The Wysh List publishes every Friday.
The Charlotte Checkers of the American Hockey League announced that they're allowing their players to select personal goal songs this season.
It's not a trailblazer of an idea -- the Vancouver Canucks had done it for multiple seasons, for example -- but the Checkers appear to be having a lot of fun with it. Julien Gauthier chose "It's Raining Men." Saku Maenalanen chose "Crazy Frog." Josh Wesley chose the most memorable theme from "Pirates of the Caribbean."
Immediately, NHL fans reacted with envy, asking why their favorite players couldn't have customized goal songs. So as a public service, The Wysh List presents its goal song selections for some of hockey's biggest names. We really think we captured the spirit of the thing:
Or when one player basically accounts for half of your overall team offense.
No other song evokes both video games and expert sniping. Also, it's entirely possible Laine is working for Finnish Intelligence and this is all an elaborate cover.
Or as Ovi calls it, "the first two minutes of the parade."
Why would anyone use a knife on a glass bottle? I don't know. Why would a hockey player lick another hockey player like they were one of those lollipops made to look like a rainbow unicorn horn? I don't know. The point is that a 2012 study published in the Journal of Neuroscience concluded that a knife scraping over a glass bottle was, in fact, the most annoying sound in the world. And we could not think of a more appropriate sound for Brad Marchand's goal song, for it's likely what his opponents hear in their heads anyway as they see him celebrate.
Or by Queen or Shinedown or Remy Zero or XXXTENTACION or ... well, you get the point. It's not been the best season in LA.
Child prodigy, technically perfect, improving with time, a decorated success whose influence will span the generations, a definitive performer for the ages and among the greatest who ever lived. And yet no matter how stirring the presentation or faultless the composition, some people just hate classical music.
While many of you might know this song from Johnny Cash's 1955 single, the definitive version was performed by Subban at Tootsie's in Nashville a few days after his trade by the Montreal Canadiens in 2016. And while Subban isn't the kind of player who would have a song he performed himself as his official goal song ... wait, of course he is.
I mean, who doesn't want to see and hear this?
I mean, there's really nothing else to say here, but we'll just spell it out anyway: 'Twas a time when Kessel was treated as a complete joke, a meme-able punchline, not the sharpest tool in the shed. Then came the slowly building appreciation of his virtues. Then came undeniable gratefulness of his peculiar, shabby gifts, and his status as an unassailable cult icon was established. Even today, when some dare criticize sweet Phil's effectiveness or effort, you can faintly hear his supporters whisper-singing: "Hey now, you're an all-star, get your game on. Go. Play..."
Pretty easy to catch them ridin' dirty when there's an Uber driver sending video files to every reporter in Ottawa.
Look, no hard feelings. Relationships just end sometimes. They're not putting John Tortorella's picture in their Burn Book or anything. Just moving on. (We've included Sergei Bobrovsky here on the off-chance he scores a goal, using the experience of having watched so many pucks fly by him this season to his advantage.)
Brad Treliving, ya got Rick-rolled.
"Oops, I did it again/I aimed for your head/Got tossed from the game/Oh baby, baby/Oops, you think I'm a thug/But I'm just gonna shrug/Arbitrator said I'm innocent."
Maybe You Trade Tarasenko?
St. Louis Blues beat writer Jeremy Rutherford caused a stir when it was reported the team was open for business and everyone was available, including Vladimir Tarasenko. Like most times a beat writer says something on the radio and it's written up on Twitter, his report was mangled, and Rutherford had to clarify that "A COUPLE of general managers around the league have said that they're HEARING the big names are on the block, everything is open, even Vladimir Tarasenko. A GM said, 'I HEARD Vladi is available.'"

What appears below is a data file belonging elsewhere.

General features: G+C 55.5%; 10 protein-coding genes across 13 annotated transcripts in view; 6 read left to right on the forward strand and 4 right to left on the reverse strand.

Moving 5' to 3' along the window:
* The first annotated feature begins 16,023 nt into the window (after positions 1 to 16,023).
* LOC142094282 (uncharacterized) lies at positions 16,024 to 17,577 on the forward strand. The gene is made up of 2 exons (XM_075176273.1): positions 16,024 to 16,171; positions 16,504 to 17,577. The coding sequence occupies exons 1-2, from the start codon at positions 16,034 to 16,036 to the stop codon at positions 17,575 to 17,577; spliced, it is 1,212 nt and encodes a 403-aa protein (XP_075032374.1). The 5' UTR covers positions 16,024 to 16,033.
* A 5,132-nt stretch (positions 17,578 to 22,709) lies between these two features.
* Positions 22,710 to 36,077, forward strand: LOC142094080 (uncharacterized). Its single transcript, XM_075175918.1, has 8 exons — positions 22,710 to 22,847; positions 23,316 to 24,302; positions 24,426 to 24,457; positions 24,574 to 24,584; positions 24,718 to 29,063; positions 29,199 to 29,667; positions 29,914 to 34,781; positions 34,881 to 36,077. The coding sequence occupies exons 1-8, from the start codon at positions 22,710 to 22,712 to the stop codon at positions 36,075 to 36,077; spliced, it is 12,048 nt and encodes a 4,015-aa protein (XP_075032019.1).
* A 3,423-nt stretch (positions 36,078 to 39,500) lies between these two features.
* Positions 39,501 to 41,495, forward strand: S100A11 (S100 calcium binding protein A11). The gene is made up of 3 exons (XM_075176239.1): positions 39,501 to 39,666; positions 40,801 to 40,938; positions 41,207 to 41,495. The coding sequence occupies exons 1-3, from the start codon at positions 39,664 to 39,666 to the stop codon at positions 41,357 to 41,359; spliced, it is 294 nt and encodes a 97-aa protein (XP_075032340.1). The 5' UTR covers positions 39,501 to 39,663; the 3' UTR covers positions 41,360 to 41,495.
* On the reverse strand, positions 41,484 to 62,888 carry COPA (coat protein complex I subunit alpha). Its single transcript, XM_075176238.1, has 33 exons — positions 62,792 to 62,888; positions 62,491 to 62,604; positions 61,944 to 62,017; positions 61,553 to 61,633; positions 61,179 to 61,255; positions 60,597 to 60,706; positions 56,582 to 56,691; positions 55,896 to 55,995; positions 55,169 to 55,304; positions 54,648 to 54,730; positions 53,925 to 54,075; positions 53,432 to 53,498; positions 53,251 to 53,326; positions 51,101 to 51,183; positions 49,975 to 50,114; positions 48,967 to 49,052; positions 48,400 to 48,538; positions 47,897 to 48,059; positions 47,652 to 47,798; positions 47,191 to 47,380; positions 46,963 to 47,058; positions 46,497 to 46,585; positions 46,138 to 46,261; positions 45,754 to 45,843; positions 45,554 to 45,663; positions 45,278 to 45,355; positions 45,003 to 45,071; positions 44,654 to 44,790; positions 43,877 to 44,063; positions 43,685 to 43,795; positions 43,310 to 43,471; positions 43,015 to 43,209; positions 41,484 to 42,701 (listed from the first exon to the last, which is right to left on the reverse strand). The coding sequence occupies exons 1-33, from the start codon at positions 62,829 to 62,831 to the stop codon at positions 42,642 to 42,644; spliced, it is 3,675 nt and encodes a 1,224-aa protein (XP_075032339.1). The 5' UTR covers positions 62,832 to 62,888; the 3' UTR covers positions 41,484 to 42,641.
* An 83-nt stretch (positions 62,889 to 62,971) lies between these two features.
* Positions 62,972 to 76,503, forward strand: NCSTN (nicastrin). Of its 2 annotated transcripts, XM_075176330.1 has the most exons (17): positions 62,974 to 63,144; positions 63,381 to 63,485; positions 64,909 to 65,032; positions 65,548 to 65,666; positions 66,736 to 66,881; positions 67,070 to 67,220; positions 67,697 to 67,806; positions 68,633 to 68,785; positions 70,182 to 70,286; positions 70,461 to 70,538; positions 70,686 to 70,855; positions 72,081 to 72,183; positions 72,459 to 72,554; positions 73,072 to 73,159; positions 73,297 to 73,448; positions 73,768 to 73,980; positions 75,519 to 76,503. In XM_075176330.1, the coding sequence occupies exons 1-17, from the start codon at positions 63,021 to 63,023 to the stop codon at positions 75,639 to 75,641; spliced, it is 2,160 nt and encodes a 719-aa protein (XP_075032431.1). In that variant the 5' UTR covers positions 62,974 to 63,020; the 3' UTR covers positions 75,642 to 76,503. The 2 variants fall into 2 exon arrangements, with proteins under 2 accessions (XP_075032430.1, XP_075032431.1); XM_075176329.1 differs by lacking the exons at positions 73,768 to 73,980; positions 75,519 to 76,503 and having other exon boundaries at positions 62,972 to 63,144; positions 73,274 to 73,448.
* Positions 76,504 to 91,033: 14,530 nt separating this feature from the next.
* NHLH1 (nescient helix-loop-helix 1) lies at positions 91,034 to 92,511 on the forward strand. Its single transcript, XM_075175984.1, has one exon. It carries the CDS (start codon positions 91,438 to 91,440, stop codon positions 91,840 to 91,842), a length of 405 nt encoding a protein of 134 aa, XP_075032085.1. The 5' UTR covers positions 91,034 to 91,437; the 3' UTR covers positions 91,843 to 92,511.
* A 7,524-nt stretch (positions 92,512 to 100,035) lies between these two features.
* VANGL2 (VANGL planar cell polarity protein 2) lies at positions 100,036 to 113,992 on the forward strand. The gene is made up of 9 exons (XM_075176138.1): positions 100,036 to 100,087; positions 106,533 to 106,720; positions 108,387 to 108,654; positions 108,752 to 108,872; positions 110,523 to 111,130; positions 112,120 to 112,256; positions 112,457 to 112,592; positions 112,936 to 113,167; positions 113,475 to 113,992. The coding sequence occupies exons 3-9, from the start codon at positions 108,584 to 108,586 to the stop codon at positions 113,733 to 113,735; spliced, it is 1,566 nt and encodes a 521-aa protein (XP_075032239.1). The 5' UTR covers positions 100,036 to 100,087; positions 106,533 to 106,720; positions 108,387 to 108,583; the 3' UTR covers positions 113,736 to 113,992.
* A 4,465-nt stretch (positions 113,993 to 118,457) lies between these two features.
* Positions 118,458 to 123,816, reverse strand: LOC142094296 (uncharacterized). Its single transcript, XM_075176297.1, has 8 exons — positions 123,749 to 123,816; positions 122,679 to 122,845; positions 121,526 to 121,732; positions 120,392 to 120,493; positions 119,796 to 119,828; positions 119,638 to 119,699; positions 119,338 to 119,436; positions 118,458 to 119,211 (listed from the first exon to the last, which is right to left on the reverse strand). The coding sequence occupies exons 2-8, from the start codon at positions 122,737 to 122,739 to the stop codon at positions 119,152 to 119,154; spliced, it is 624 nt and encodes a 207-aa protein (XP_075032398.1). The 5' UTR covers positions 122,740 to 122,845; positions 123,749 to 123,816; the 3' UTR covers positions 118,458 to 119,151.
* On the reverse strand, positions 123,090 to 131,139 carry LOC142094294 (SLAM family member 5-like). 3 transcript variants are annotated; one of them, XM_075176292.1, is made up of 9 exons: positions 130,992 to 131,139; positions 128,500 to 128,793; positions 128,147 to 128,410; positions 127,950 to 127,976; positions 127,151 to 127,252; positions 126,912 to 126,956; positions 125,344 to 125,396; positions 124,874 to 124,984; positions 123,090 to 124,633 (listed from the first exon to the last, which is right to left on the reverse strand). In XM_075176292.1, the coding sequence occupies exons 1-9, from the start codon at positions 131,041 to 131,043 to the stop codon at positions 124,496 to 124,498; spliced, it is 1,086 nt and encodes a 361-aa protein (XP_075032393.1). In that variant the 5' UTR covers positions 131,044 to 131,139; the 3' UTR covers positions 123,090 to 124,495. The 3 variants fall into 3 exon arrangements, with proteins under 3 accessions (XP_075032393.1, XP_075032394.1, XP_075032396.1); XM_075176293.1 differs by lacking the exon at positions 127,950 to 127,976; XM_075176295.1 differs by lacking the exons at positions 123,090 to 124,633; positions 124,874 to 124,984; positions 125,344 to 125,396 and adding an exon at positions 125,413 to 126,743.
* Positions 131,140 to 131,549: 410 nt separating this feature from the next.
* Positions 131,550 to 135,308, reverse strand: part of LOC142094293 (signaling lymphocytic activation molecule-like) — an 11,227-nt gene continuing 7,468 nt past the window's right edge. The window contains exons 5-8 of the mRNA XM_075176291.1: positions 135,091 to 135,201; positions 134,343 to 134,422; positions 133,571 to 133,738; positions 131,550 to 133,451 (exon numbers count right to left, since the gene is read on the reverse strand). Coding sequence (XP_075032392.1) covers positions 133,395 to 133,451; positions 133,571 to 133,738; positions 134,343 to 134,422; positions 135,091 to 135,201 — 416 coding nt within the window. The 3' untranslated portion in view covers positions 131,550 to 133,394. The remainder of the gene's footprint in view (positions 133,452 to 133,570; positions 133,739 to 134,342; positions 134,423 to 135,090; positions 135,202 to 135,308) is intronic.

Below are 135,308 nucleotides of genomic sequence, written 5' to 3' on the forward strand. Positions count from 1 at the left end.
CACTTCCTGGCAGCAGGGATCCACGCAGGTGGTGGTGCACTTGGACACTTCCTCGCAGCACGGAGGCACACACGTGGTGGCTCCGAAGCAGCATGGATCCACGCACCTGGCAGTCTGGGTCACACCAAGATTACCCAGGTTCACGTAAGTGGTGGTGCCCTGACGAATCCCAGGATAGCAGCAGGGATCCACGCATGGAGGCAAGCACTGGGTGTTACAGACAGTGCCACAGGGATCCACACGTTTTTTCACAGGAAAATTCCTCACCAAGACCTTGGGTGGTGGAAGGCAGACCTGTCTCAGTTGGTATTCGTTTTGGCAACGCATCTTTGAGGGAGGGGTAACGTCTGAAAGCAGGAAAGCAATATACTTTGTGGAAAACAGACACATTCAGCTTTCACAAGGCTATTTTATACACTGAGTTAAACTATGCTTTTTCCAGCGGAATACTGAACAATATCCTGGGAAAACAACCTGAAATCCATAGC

So there you go, I guess.
Tarasenko's "availability" is probably either a result of teams asking about him or the Blues opening up their ears to the possibilities in case someone comes a-callin' with an offer they couldn't refuse. And it would have to be a blue whale of an offer: Tarasenko is sixth in the NHL since 2015 in goals per game (min. 200 games). He's 27 and he's locked into a $7.5 million cap hit until 2023. Is there another player with that combination of youth, offensive dominance and cost certainty that team could actually hope to acquire via trade?
Look, the Blues are an absolute mess. While I still think Doug Armstrong's summer additions aren't bad, the rest of the team clearly is. The vultures are circling Alex Pietrangelo, who has a no-trade clause and is signed through 2020. They're circling Colton Parayko, who is 25 and signed through 2022 and shouldn't be traded under any circumstances.
If they're circling Tarasenko, conventional wisdom is that you tell them to buzz off, but again: This team is an utter mess. He'd bring you back outrageous value in a trade. I know the default setting is to laugh off the idea, or to fit Armstrong for a straitjacket if he entertained the notion. I know people see it as The Pronger Trade, Version 2.0. I know Tarasenko could pop 50 goals with the right centerman and make any deal look instantly terrible. I know this.
And yet ... I'm intrigued?
Like, maybe dealing away this asset for something that delivers a goalie and a blue-chip center prospect, plus a bunch else?
There are trades where you're making yourself a larger problem rather than finding a solution for your ills. Why don't I see dealing Tarasenko as one of those trades?
The Week In Gritty
Our sentient nectarine was named one of Jezebel's "Thirsty 30" of 2018, as in the individual whose taste of fame soon morphed into an uncomfortable thirst for attention:
"Gritty once topped our fall crush list, but now that the cool winter weather has finally settled in, it's clear that it was a one-season fascination. The new, endearingly [expletive'd] up Philadelphia Flyers mascot was unveiled in September, skating straight into the blackened hearts of Philly's phreakiest residents, bringing smiles to all who bore witness to his luscious orange floof, his unmistakable belly roll, his fight with that one child that one time. But now the loyal, mischievous, snow-eating, hot dog-downing East Coast monster just wants it too much."
He joins an esteemed list that includes "YouTubers" and "Pete Davidson."
Perspectives, a Publicis Health Media Blog, decided to use Gritty as a cautionary tale for [checks notes] pharmaceutical marketing: